But Braden had also been trained to observe his own responses, to run constant self-diagnostics, while on a mission. And he recognized that the nagging repetition of the crappy pop song in his head was a signal from his subconscious. It told him that something was wrong.

It wasn't just that Gold wasn't supposed to do domestic operations — this was hardly his first covert op on U.S. soil. Nor did he think he and the other team members had been called out for a false alarm. Braden had seen some seriously upfucked intel before, but this was a whole different flavor of weird.

Everything looked normal, but it wasn't. He couldn't say why. That's why the song was yammering in his head. It was like an alarm bell going off.

But try as he might, Braden couldn't see what he was missing.

He clicked his mike once, letting his team leader know he was in position. He received two clicks back, telling him to stay put.

Braden and the other five members of Gold had been mobilized early that morning. They flew across country in a troop transport, got loaded into a chopper at the Natrona County airport, then dropped at the edge of the highway, roughly three miles away from the town center. Nobody spotted them. The town was dead. There was zero traffic. Braden figured it wasn't much of a tourist destination.

Based on the mission briefing, Braden expected to deal with some militia retards. There were still a few McVeigh types out here, looking to make a bigger bang than Oklahoma City. He wasn't worried about those morons. For all their talk about resistance and death before dishonor, he suspected it would be a race to see what they'd do first: drop their weapons or shit their pants.

But it never hurt to be prepared. That was why he was spotting the Kwik-E-Mart here. There wasn't much in the way of high ground in Parker, so Braden would set up a sniper post on the roof, ready to fill some graves if necessary.

The team leader's voice came over his earbud. "We're in position. Braden, how's it look?"

He responded through his own throat-mike. "One civilian. Other than that, zero contacts."

"Let's go," the team leader said. "Quick and quiet."

Braden moved. He ran fast to the rear door of the convenience store. He used a pick gun to pop the lock, and was inside before the kid would have a chance to wonder about the slight noise.

He passed the restroom and a small office, the layout of the place already fixed in his mind from his brief surveillance. With three long strides, he was at the counter, his arm around the kid's throat, dragging him back, out of sight of the big glass windows.

He put the kid down hard, one gloved hand over his mouth.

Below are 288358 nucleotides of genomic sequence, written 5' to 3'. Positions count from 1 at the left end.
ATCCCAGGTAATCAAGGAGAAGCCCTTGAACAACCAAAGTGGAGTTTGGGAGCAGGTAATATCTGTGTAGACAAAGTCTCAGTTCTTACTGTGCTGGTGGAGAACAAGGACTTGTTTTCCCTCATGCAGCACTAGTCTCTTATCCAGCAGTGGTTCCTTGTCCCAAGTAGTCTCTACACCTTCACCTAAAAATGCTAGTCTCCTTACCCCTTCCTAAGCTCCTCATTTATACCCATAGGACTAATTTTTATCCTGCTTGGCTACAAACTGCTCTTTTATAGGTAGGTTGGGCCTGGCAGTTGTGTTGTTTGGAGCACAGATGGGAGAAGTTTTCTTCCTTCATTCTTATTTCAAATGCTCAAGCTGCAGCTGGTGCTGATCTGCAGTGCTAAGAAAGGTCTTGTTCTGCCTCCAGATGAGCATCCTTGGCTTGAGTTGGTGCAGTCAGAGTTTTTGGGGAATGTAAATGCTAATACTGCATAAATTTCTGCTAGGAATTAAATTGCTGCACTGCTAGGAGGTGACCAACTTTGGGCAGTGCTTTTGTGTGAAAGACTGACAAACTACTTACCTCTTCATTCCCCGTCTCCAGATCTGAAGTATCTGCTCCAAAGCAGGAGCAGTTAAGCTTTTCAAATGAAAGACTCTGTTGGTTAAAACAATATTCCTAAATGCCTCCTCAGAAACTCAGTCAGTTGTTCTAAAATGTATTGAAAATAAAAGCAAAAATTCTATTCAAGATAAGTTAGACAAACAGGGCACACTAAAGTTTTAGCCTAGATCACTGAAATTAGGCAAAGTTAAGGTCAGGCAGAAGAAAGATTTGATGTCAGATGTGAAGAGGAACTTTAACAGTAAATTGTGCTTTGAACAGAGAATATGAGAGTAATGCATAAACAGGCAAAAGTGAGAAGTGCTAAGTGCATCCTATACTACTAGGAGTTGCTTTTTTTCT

"Quiet," he ordered. "Bad news is, you make a sound, I'll have to shoot you. Good news is, we're the good guys."

The kid stared back at him, eyes only mildly curious.

Braden took his hand away. The kid didn't speak.

"Hey. You all right?"

Still nothing. Just the wide, placid eyes. Christ, Braden thought, the local pot must be something else.

"Listen. We're here to help. I'm not going to hurt you," Braden said.

That finally seemed to get through to the kid. He started to smile.

"I know," he said.

The song was almost screaming in Braden's head now.

The kid opened his mouth in a full grin.

Braden was up and on his feet and running out the back door before he even realized it. He blew radio silence right to shit. He had to warn the others.

Jesus Christ, what was in that kid's mouth?

"Top, top!" he shouted into his mike. "We've got to run, we've got to get out of here — "

Gunfire. He knew the sound well. It was the suppressed report of another H&K MP7. The others were already under attack.

There was the flat, hollow boom of a combat shotgun, a hundred yards in the other direction, followed by a scream.

That was Turner. He recognized the voice, but just barely. He'd seen Turner break his arm during a training exercise, a compound fracture, the bone tearing up through the skin. Turner had only grunted then. Now he was screaming like a child.

He kept running, checking over his shoulder. The convenience store glowed in the night. The kid wasn't coming after him.

Braden didn't think that meant he was safe.

"Top, call it in!" he shouted into his mike. The team leader had a sat-phone. He had to tell them. Had to warn someone.

More gunfire, then abrupt silence in the distance. Not even a scream this time. His earbud was filled with nothing but static.

They were dead. They were all dead.

He kept running.

Something came from behind and spun him about. There was a pain in his chest, but he could not feel his legs. He found himself on his back, looking at the stars.

Then something blotted them out, and Braden felt nothing at all.